The No Child Left Behind Act requires school districts to allow children in persistently failing schools to transfer to better (public) schools and to pay the transportation costs for those students to reach their new schools. For thousands of schools, that provision takes effect in September. Well-run districts are already developing plans for complying with this provision but in the process they're encountering two issues they've thus far managed to avoid: integration and competition. Both issues are being played out in Montgomery County, Maryland, an enormous school district in the suburbs of Washington, DC which includes some of the nation's most exclusive zip codes as well as more diverse urban areas, a district that has lately been struggling with its own widening achievement gap.

The Montgomery County school system has developed a plan that gives parents in 10 faltering schools the ability to transfer their children to affluent, high-achieving schools that are nearby and have room for more students. The reactions to this plan have been telling. Some parents whose children attend the high-achieving schools are bristling at the news that students from other neighborhoods might be bused in, according to Washington Post reporter Brigid Schulte. The vice president of the school board commented that "I hate to think people are socioeconomically biased, but I think there is some prejudice in this county." School staff seem more optimistic. One principal whose school has been designated to take about 45 transfers said that teachers were concerned about how it might affect their test scores, although generally upbeat and feeling up to the challenge of the new students. Meanwhile, Superintendent Jerry Weast, who has been pumping millions of dollars into the failing schools in an attempt to turn them around, is doing his best to convince parents to keep their kids in those schools. But not everyone in the district seems convinced that giving parents the ability to send their children to the best possible school should be the goal, whatever the federal law says. One board member complained "With the amount of money we're putting into those schools, we shouldn't have to be moving kids around." Whether parents will prefer to keep their children in the low-achieving schools, some of which have such bells and whistles as health clinics, after-school programs, and adult literacy classes, or send their kids to the higher-achieving school up the road, is yet to be seen.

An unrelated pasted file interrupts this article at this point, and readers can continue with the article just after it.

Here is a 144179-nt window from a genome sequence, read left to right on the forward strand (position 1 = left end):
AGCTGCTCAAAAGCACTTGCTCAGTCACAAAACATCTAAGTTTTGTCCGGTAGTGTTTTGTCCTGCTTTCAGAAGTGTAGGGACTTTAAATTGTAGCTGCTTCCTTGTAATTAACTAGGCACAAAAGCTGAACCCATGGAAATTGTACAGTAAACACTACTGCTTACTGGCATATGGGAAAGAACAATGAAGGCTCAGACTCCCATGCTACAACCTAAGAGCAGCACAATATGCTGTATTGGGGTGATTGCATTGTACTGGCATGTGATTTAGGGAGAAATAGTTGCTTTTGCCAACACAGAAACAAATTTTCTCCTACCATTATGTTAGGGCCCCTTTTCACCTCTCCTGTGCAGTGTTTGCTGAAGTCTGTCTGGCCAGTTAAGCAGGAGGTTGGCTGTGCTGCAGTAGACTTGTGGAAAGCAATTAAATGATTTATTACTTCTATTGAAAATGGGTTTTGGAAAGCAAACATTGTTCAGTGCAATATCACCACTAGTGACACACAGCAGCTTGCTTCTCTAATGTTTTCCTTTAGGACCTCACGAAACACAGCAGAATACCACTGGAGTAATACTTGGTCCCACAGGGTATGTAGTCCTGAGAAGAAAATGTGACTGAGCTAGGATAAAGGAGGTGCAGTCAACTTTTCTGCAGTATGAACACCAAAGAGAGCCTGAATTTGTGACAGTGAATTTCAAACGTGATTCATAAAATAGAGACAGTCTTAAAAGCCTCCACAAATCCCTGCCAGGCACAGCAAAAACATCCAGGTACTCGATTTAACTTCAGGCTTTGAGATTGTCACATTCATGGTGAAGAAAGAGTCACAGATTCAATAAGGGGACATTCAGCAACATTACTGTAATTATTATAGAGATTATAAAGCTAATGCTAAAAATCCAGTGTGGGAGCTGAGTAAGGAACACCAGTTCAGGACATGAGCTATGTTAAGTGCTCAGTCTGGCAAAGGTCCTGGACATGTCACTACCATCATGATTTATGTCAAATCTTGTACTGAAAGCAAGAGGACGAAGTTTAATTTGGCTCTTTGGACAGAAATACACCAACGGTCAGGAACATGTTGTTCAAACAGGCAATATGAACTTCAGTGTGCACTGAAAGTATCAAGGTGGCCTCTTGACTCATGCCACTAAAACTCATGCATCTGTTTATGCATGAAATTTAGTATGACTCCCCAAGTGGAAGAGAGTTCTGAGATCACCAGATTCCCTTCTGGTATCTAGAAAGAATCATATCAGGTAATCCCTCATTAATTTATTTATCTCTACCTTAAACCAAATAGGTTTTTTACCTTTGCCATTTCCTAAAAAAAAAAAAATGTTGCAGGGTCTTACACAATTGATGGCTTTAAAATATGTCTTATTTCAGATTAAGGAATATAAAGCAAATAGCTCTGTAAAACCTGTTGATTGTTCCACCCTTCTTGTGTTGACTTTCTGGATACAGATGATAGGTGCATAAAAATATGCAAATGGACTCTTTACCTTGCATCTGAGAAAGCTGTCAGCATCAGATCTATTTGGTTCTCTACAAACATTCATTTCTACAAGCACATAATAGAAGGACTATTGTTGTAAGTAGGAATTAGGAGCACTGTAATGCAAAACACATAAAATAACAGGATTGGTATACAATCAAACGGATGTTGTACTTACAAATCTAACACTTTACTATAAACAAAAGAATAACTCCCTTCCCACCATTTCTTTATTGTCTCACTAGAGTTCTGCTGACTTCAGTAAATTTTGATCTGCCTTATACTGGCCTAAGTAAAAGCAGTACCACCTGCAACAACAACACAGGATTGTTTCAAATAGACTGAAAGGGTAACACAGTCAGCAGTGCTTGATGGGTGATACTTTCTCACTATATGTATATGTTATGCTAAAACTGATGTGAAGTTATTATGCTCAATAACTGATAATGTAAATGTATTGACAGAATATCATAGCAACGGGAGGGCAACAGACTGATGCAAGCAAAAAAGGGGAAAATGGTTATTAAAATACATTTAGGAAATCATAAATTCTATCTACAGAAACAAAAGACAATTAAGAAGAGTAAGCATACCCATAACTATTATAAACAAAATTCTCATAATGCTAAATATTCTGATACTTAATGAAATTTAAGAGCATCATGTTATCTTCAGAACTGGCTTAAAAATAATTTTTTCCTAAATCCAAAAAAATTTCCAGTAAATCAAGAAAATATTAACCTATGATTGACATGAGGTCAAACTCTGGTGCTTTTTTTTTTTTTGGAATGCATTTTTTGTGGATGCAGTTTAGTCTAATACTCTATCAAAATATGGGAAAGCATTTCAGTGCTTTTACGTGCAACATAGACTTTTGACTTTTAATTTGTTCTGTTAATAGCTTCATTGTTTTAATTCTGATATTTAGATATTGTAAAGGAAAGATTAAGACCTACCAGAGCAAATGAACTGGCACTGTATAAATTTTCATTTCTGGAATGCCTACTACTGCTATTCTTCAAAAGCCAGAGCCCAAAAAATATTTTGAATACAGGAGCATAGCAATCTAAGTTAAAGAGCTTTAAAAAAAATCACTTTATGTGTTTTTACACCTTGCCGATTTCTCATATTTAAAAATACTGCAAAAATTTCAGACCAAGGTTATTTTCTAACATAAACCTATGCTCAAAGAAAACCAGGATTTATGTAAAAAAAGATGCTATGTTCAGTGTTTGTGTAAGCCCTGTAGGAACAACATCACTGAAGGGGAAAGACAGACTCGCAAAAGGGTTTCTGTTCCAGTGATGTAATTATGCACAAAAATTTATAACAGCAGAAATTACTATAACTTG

"Educators Prepare, Worry over Effect of Transfer Law," by Brigid Schulte, The Washington Post, May 13, 2002

"For Pupils, A Chance to Transfer Up," by Brigid Schulte, The Washington Post, May 10, 2002

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